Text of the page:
Educational technology company Newsela, which creates multiple versions of news articles geared to varying student reading levels, is recruiting teachers to get kids interested in reading election stories by giving them the chance to vote for their favorite candidates in Newsela’s unofficial student polls. Voting opens for the school kids on Oct. 17 and closes Nov. 1, a week before the grownups vote. Newsela plans to release the results of the student election on Nov. 2 so the students can talk about them in class or with their parents. Then they can compare their generation’s verdict with the outcome of the adult vote on election night.
New York-based Newsela aims to offer youngsters straight news without a partisan spin. But if adults want to immerse themselves in the battle of opinions, there’s a new app on the market.
Menlo Park, CA-based Aleya Labs timed the launch this month of its first consumer app, political news and commentary site Contempo, so it would debut in the final weeks before the presidential election. Aleya says Contempo presents a selection of news and opinion items culled from multiple sources on both sides of the political spectrum. The items are chosen based on their social media rankings among “political influencers” from both the conservative and liberal camps. These influencers include bloggers, columnists, think tanks, and satirists.
Users can read articles from both political factions if they want to break out of their personal filter bubbles. But they can also choose only the items that dovetail with their existing views—literally by swiping to the left or to the right. For further convenience, the stories are actually labeled in red or blue.
On another front, technology is changing the way we influence the polls that try to predict the likely outcomes of elections. News stories on the fluctuating leanings of the electorate used to cite surveys by traditional pollsters such as Gallup, which routinely relied on phone calls to landlines. But that method was losing reliability due to lower response rates, as well as the movement toward mobile phones.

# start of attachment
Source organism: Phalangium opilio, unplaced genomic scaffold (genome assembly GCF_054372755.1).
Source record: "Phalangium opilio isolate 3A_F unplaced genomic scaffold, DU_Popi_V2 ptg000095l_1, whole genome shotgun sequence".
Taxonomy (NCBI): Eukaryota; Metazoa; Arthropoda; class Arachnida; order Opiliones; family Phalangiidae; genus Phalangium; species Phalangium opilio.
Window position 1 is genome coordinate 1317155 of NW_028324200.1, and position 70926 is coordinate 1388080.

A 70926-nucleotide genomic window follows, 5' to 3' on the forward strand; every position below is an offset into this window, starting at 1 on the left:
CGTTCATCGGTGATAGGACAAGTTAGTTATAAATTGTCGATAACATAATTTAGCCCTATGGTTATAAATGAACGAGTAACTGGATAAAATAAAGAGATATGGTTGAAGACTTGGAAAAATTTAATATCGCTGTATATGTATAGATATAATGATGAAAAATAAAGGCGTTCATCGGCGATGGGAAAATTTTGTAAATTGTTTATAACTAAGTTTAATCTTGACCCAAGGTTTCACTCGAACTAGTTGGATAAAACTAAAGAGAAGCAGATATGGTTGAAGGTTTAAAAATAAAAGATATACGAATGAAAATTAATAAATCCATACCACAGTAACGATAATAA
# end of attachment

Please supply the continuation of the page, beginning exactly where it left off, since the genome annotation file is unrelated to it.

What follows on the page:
Election poll stories now often cite online surveys conducted by companies such as Palo Alto, CA-based SurveyMonkey, which is collaborating with NBC News. For example, their poll this week showed Democratic presidential candidate Hillary Clinton regaining a narrow lead against her Republican rival Donald Trump.
SurveyMonkey gives anyone the chance to poll others on topics as mundane as favorite cheesecake recipes among family members. But its paying customers can conduct sophisticated custom surveys for market research and other business projects. In the process of hosting all these polls, SurveyMonkey says it has compiled contact information for almost three million people who can be sorted into categories, such as registered voters. Those selected can be asked to answer questions about their views on the candidates.
SurveyMonkey jumped into the election arena late last year, betting that its samplings of survey participants might better represent the American voting population than responders to traditional telephone polls.